Naturally, freelancers will also see what other writers said about you! They want to see raves like, “Best client I’ve had!” “Easy to work with!” “I’d love to work with him again.”

When you see a job post that looks good but nobody’s applying, blame the reviews.

If you post a healthy fee, you’ll be bombarded with offers. But if your fees are too low, you won’t get experienced writers. A confident writer will bid on the low job but ask for a higher rate.

An experienced writer won’t work for $20 an hour, unless she’s curious about your industry and wants credits for her portfolio. Remember Upwork takes 20%. So that hourly rate is really $16 an hour.

One of my first clients told me, “I learned a long time ago: don’t go with the lowest offer.” That has turned out to be true.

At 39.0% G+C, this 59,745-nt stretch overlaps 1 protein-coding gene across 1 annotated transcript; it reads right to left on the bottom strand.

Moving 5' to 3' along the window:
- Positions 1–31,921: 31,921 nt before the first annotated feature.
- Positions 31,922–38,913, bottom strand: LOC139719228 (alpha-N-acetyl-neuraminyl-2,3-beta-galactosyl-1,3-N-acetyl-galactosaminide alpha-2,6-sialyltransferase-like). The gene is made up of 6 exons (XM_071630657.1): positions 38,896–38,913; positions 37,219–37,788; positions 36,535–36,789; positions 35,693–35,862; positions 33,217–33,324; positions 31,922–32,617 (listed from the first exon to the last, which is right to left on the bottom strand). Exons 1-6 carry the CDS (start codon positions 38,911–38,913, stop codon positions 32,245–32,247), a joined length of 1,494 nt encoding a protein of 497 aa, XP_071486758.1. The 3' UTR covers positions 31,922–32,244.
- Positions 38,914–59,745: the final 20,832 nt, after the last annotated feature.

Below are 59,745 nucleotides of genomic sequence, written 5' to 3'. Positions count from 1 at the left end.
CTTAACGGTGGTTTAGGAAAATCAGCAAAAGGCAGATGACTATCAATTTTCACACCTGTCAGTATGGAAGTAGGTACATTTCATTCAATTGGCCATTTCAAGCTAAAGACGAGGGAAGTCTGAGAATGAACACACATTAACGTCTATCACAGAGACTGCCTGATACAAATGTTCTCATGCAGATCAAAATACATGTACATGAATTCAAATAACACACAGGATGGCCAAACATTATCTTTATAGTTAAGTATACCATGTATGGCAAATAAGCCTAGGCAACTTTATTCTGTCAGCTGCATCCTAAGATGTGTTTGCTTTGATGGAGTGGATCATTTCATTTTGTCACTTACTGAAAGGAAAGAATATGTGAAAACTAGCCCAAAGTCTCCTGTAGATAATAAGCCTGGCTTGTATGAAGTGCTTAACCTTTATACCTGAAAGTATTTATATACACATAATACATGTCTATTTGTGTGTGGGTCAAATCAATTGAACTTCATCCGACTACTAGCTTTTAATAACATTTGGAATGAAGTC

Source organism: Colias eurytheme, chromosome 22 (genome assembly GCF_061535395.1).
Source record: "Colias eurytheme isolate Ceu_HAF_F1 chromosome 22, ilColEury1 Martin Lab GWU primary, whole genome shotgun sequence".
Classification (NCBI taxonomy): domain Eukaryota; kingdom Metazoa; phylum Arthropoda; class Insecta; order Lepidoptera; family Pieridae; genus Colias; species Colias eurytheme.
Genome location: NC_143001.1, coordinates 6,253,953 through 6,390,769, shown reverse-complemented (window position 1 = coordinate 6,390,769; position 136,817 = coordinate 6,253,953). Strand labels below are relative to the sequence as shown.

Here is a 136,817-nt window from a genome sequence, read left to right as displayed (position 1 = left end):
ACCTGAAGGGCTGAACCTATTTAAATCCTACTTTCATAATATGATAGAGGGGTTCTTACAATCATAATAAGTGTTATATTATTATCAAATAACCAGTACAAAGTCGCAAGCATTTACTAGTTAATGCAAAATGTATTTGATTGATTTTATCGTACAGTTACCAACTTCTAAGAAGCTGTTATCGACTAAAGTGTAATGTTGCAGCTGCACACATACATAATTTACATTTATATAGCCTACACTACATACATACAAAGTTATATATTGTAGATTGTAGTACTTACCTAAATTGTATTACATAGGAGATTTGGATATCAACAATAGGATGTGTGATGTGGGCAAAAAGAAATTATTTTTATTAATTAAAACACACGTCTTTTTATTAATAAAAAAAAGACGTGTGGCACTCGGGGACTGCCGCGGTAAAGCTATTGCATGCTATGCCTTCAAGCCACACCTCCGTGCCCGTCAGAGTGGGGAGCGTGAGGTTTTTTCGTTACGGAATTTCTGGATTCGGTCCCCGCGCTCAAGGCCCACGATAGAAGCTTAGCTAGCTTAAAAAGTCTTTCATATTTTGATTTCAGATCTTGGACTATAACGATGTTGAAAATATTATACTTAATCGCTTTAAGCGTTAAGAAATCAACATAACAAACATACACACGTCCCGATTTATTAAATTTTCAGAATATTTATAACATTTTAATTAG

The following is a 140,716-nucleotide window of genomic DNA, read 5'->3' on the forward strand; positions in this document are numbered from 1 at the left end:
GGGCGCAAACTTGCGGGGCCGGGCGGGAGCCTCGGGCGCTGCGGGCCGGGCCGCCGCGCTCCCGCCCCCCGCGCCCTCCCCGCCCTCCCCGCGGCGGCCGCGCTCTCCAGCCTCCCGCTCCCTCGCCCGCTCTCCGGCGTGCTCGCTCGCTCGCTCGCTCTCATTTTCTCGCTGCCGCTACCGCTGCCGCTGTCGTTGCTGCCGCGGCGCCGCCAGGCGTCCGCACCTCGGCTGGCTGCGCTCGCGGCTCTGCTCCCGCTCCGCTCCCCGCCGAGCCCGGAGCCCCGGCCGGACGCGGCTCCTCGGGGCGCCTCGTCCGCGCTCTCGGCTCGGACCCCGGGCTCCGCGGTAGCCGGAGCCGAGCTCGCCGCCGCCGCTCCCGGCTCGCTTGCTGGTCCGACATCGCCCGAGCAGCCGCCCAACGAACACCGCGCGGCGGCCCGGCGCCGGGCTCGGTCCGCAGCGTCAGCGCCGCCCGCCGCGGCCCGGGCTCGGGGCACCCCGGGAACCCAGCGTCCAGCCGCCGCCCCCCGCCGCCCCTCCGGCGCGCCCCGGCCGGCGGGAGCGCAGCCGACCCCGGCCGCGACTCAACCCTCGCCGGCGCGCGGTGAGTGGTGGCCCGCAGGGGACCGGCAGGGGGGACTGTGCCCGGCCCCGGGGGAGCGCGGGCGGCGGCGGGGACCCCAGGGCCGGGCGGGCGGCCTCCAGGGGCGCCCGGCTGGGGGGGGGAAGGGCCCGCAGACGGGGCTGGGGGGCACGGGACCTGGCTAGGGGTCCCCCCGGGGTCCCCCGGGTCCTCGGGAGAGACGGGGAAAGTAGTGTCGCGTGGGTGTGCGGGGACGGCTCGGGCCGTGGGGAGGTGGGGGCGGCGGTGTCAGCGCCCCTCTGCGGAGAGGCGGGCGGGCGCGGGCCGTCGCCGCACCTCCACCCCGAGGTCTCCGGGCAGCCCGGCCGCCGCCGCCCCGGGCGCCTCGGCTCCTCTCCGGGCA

Here are some recent postings:

“Experienced, native English speakers … who take their work seriously… research and write a series of articles. Citing sources, especially for science-related topics, will be required. Pay will be at $0.01 cent per word and no more than $15 per article. If you go over 1500 words, you won’t get more money.”

Writing a 1500-word article with research will require at least 2–3 hours to do a good job. Your writer will be earning $12 after Upwork’s cut. I can only wonder where the writers are coming from; they’d earn more in tips as baristas in coffee shops. To be sure, a few of these articles might give a brand new newbie some experience, but you’ll be getting a lot of turnover.

Tip: Try to find the market value for an experienced writer. For a 1000-word blog post, you should expect to pay an experienced writer a $150 to $250 flat rate.

Tip: Go fixed-price when possible. Do you want to pay more to get slower writers?

It’s not unusual for clients to negotiate along the lines of, “I need a website. But I don’t need a lot of words — just make each word carry a lot of power.”